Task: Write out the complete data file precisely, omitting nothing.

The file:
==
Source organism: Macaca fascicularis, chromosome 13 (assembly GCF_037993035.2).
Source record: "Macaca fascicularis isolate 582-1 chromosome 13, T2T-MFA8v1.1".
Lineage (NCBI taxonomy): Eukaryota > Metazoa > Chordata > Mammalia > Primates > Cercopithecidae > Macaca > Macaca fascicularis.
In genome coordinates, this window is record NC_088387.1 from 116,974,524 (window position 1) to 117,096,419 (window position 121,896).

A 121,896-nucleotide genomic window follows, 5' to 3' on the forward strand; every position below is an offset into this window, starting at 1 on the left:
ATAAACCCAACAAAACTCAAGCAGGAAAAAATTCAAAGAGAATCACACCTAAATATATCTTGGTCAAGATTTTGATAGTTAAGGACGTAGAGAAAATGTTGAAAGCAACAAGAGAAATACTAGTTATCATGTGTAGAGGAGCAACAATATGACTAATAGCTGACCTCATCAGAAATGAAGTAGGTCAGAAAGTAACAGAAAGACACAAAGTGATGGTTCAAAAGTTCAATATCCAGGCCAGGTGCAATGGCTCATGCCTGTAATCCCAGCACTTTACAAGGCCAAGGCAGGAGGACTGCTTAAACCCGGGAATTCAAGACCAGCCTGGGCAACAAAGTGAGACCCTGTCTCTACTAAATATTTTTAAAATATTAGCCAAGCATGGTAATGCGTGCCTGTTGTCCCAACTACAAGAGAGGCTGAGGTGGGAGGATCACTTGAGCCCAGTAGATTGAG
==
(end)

Source organism: Macaca fascicularis, chromosome 13 (assembly GCF_037993035.2).
Source record: "Macaca fascicularis isolate 582-1 chromosome 13, T2T-MFA8v1.1".
Lineage (NCBI taxonomy): Eukaryota > Metazoa > Chordata > Mammalia > Primates > Cercopithecidae > Macaca > Macaca fascicularis.
In genome coordinates, this window is record NC_088387.1 from 116,974,524 (window position 1) to 117,096,419 (window position 121,896).

A 121,896-nucleotide genomic window follows, 5' to 3' on the forward strand; every position below is an offset into this window, starting at 1 on the left:
ATAAACCCAACAAAACTCAAGCAGGAAAAAATTCAAAGAGAATCACACCTAAATATATCTTGGTCAAGATTTTGATAGTTAAGGACGTAGAGAAAATGTTGAAAGCAACAAGAGAAATACTAGTTATCATGTGTAGAGGAGCAACAATATGACTAATAGCTGACCTCATCAGAAATGAAGTAGGTCAGAAAGTAACAGAAAGACACAAAGTGATGGTTCAAAAGTTCAATATCCAGGCCAGGTGCAATGGCTCATGCCTGTAATCCCAGCACTTTACAAGGCCAAGGCAGGAGGACTGCTTAAACCCGGGAATTCAAGACCAGCCTGGGCAACAAAGTGAGACCCTGTCTCTACTAAATATTTTTAAAATATTAGCCAAGCATGGTAATGCGTGCCTGTTGTCCCAACTACAAGAGAGGCTGAGGTGGGAGGATCACTTGAGCCCAGTAGATTGAG